• Organophosphates

  • Others

Neoplastic

  • Benign (Primary vertebral, extradural, intradural and intrameduallary)

  • Malignant (Neural, primary vertebral, leptomeningeal, secondary, haematological)

Infection

Viral, bacterial, spirochaetal, fungal, parasitic

Miscellaneous

  • Motor neurone disease

  • Syringomyelia

Congenital

Spinal Dysraphism

e.g. Spina bifida occulta

Arnold–Chiari malformation

Types 1–4

Skeletal malformations

e.g. Atlanto-axial dislocation

Other congenital

Congenital syringomyelia

Genetic Disorders

Hereditary spastic paraparesis

Spinocerebellar ataxias

Adrenomyeloneuropathies

Other leukodystrophies

Spinal muscular atrophies

Adapted by permission from Macmillan Publishers Ltd and International Spinal Cord Society: Spinal Cord, New PW and Marshall R, ‘International Spinal Cord Injury Data Sets for non-traumatic spinal cord injury’, 52, pp. 123–32, copyright 2013.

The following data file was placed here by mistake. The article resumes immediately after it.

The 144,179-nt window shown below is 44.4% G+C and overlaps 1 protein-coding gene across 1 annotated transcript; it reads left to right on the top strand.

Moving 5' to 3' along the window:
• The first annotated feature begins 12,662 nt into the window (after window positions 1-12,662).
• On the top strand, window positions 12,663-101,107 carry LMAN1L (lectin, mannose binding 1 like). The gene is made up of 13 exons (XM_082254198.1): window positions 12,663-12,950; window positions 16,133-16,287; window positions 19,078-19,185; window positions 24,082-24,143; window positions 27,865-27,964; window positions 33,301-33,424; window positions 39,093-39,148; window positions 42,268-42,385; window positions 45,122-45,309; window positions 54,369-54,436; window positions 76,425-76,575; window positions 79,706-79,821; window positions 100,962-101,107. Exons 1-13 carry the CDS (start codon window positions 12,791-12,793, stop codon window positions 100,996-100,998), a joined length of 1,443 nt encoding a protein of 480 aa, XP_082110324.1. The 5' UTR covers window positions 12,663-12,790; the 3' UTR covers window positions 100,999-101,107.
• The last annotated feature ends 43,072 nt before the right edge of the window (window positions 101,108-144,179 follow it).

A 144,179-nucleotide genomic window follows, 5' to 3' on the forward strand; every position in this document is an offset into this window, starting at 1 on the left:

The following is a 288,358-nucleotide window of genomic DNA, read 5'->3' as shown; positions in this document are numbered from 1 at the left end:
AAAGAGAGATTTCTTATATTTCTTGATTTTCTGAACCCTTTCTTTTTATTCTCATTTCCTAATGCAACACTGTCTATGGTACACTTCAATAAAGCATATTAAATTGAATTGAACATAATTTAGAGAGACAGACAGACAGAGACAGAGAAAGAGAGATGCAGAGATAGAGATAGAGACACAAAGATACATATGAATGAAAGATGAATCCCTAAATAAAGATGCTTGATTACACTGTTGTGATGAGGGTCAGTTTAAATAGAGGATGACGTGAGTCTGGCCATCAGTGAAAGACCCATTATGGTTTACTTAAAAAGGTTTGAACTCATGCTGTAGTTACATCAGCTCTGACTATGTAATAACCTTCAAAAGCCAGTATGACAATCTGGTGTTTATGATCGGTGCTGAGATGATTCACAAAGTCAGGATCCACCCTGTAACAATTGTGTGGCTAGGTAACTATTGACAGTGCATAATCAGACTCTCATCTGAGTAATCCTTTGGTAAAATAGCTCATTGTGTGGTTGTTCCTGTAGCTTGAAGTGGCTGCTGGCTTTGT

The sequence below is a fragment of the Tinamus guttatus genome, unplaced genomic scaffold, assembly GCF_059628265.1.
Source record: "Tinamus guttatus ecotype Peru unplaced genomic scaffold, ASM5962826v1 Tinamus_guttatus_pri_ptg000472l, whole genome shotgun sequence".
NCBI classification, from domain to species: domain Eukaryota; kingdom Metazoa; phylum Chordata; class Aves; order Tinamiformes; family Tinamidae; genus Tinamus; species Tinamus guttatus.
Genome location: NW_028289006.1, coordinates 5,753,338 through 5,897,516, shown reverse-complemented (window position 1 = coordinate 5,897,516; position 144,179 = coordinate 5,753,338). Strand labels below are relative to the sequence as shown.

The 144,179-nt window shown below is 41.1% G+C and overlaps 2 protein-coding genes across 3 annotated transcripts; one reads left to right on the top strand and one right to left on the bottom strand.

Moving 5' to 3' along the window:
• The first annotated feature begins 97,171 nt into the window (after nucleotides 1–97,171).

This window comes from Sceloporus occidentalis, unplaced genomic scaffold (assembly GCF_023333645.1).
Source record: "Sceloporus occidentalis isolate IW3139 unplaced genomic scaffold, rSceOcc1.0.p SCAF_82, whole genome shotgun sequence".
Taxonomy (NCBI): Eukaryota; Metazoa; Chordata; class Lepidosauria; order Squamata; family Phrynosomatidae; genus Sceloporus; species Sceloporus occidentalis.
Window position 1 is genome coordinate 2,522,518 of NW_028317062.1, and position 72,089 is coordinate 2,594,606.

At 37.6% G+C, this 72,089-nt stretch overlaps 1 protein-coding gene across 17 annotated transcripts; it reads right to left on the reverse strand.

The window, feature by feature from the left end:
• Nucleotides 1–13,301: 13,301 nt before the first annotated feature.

Pathophysiology

Anatomy

The adult spinal cord is approximately 46 cm long and ends around the L1 vertebral level. It is therefore shorter than the length of the vertebral column and spinal cord segmental levels (innervation of myotomes and dermatomes) do not correspond to vertebral levels; for example, the L4 spinal cord segment is at approximately the T11 vertebral level.

The vascular supply to the spinal cord is via the vertebral arteries, which form the single anterior and two posterior spinal arteries. These, in turn, are supplied by segmental radicular arteries that are small branches of the cervical, thoracic and lumbar vessels. The largest of the radicular arteries is the artery of Adamkiewicz, often given off from the T10 level, but varying in position from T7 to L4 [8]‌.

Pathology

Spinal cord injury is usually considered in terms of primary and secondary mechanisms [9]‌. Traumatic spinal cord injury usually consists of a primary compression or contusion or penetration injury followed by secondary injury (often aggravated by hypoxia and hypoperfusion). The primary injury mechanisms in NTSCI include: